20 upwards. At Wilson Garden.
    Details: 26578198

    Chocolate heaven1212EarthLoaf3

    Originally from South Africa and Greece respectively, Earth Loaf co-founders David Belo and Angelika Anagnostou spent over 10 years in London, first as bartenders and then as artisan bread and confectionary makers, before relocating to Mysore to hone their yoga skills and enjoy the tropical climate. “We initially planned to stay for around six months, and the chocolate-making was just a hobby,” says Belo. “But Earth Loaf took off and here we are two years later,” chips in Anagnostou. While in London, they used cocoa mass imported from Peru to make their sweet treats, here they’ve sourced organic cocoa beans locally (largely from Karnataka) and make raw chocolate from scratch, quite literally from ‘bean to bar’. “It’s a massive extra step – a bit like the difference between being able to make a Sangria, and being able to make your own wine!” quips Belo. While the pair jokes about their progress, this ‘extra step’ involved a massive amount of research and development, including assembling a winnowing machine (to remove the husks from the cocoa bean) from scratch, as the cost of importing one from the US was around $30,000. “In the end, I spent around `30,000, but blood, sweat and tears went into it, and it took almost a year of trial and error,” shares Belo.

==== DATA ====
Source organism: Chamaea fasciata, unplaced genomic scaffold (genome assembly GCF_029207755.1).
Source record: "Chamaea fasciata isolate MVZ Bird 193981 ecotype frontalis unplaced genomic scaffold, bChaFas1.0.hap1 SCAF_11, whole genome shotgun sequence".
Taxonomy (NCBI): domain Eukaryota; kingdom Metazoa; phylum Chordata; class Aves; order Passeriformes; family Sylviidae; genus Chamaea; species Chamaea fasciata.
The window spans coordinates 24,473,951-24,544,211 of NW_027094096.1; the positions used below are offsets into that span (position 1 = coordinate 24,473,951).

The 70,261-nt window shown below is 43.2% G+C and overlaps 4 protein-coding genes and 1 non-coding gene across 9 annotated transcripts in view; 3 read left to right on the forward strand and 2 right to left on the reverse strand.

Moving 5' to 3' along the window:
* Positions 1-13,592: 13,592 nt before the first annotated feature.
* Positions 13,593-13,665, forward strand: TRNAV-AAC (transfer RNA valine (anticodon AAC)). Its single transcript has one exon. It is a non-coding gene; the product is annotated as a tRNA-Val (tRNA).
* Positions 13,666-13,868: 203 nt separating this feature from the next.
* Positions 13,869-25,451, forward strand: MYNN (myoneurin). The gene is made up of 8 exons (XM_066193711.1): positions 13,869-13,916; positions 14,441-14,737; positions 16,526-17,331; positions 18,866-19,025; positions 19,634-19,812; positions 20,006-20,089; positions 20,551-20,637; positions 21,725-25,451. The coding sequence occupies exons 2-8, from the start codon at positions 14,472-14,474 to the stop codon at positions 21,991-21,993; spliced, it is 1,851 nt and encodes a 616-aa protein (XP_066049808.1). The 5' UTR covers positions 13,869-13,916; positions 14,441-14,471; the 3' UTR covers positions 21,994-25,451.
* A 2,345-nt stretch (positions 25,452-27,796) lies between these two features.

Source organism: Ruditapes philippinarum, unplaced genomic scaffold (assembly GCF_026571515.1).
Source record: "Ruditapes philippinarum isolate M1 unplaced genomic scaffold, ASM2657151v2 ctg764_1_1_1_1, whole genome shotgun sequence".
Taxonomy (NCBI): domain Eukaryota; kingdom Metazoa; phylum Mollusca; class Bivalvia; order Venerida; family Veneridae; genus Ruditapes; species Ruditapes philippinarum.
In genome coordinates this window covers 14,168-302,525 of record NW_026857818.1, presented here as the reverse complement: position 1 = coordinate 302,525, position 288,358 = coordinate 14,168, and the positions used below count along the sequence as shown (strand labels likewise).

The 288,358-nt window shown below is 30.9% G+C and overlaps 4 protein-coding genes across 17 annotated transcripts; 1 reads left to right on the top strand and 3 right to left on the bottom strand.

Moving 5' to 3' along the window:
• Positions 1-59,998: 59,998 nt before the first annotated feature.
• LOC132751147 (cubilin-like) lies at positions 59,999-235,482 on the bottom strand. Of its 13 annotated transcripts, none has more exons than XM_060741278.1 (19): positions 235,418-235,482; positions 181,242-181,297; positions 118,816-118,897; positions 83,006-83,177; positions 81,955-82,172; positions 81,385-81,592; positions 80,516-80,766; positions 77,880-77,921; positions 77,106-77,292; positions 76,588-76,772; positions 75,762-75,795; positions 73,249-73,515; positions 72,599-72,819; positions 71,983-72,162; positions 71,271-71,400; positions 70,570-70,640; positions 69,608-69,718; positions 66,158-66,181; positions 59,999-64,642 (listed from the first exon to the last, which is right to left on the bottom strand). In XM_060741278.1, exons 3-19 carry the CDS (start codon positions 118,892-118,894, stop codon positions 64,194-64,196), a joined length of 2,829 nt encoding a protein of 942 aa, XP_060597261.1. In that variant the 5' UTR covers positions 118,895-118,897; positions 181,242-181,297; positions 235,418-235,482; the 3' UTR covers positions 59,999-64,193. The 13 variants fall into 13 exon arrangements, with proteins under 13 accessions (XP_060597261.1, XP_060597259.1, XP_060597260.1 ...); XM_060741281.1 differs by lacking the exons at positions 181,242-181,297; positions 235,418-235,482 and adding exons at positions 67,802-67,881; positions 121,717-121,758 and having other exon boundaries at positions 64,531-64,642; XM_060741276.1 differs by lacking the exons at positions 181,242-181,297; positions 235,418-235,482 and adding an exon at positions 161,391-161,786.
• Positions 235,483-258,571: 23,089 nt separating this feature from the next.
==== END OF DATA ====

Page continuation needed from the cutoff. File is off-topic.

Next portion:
The proof though, is in the pudding, and having control of the entire production process means that the duo can guarantee the quality and organic credentials of the finished products. These include a 72 per cent dark chocolate bar, as well as a range of bon bons and cacao infusions. If you’re used to sugary milk chocolate, then the slightly bitter quality of the chocolate can initially come as a shock, but the depth of flavour is fantastic. “While we know that the Indian palette, like the American, is slightly sweeter, we didn’t want to compromise by adding more sugar. People generally adjust to the taste slowly, and we now have many devoted convertees,” says Belo. The health benefits are also tempting. “Raw chocolate has seven times more antioxidants than regular chocolate, which is three times more than green tea. It’s also high in magnesium and vitamin C, and the highest carrier of iron outside of meat products,” says Anagnostou, who also operates out of Mysore as a nutritionist. And if you still need that sweet kick, then look out for their new bar inspired by a classic Greek recipe for fig pie. It will contain dehydrated figs, orange zest, walnuts, fennel, rock salt and star anise, harnessing the natural sweetness of the figs. With hopes to start commercially exporting their chocolate to the UK, to retail in high street organic food chains, the two are certainly not resting on their laurels. “This company is my baby and it goes hand in hand with our values,” says Belo.